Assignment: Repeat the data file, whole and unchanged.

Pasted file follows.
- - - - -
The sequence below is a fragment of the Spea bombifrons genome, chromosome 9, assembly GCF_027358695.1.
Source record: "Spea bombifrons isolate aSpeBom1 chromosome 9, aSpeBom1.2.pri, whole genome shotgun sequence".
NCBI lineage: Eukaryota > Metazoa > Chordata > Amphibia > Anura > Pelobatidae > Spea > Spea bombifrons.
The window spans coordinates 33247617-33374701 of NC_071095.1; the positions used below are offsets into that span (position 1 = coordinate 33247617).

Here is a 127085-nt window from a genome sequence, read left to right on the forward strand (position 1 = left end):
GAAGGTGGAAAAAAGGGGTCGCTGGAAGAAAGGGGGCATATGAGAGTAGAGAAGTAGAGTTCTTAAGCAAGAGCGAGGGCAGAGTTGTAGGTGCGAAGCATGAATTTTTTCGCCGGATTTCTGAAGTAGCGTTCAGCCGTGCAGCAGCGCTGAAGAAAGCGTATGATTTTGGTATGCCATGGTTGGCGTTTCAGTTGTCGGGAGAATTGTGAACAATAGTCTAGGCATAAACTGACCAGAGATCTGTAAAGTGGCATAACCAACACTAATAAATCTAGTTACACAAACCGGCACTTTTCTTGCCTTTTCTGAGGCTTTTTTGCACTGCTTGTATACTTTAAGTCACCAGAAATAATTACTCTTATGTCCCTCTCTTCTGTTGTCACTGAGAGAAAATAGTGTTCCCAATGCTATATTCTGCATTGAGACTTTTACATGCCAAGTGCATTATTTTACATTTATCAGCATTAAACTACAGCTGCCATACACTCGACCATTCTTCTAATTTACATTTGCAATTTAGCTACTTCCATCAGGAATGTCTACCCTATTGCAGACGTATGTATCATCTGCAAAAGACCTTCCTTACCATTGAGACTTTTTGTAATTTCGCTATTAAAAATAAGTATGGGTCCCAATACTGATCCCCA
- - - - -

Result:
The sequence below is a fragment of the Spea bombifrons genome, chromosome 9, assembly GCF_027358695.1.
Source record: "Spea bombifrons isolate aSpeBom1 chromosome 9, aSpeBom1.2.pri, whole genome shotgun sequence".
NCBI lineage: Eukaryota > Metazoa > Chordata > Amphibia > Anura > Pelobatidae > Spea > Spea bombifrons.
The window spans coordinates 33247617-33374701 of NC_071095.1; the positions used below are offsets into that span (position 1 = coordinate 33247617).

Here is a 127085-nt window from a genome sequence, read left to right on the forward strand (position 1 = left end):
GAAGGTGGAAAAAAGGGGTCGCTGGAAGAAAGGGGGCATATGAGAGTAGAGAAGTAGAGTTCTTAAGCAAGAGCGAGGGCAGAGTTGTAGGTGCGAAGCATGAATTTTTTCGCCGGATTTCTGAAGTAGCGTTCAGCCGTGCAGCAGCGCTGAAGAAAGCGTATGATTTTGGTATGCCATGGTTGGCGTTTCAGTTGTCGGGAGAATTGTGAACAATAGTCTAGGCATAAACTGACCAGAGATCTGTAAAGTGGCATAACCAACACTAATAAATCTAGTTACACAAACCGGCACTTTTCTTGCCTTTTCTGAGGCTTTTTTGCACTGCTTGTATACTTTAAGTCACCAGAAATAATTACTCTTATGTCCCTCTCTTCTGTTGTCACTGAGAGAAAATAGTGTTCCCAATGCTATATTCTGCATTGAGACTTTTACATGCCAAGTGCATTATTTTACATTTATCAGCATTAAACTACAGCTGCCATACACTCGACCATTCTTCTAATTTACATTTGCAATTTAGCTACTTCCATCAGGAATGTCTACCCTATTGCAGACGTATGTATCATCTGCAAAAGACCTTCCTTACCATTGAGACTTTTTGTAATTTCGCTATTAAAAATAAGTATGGGTCCCAATACTGATCCCCA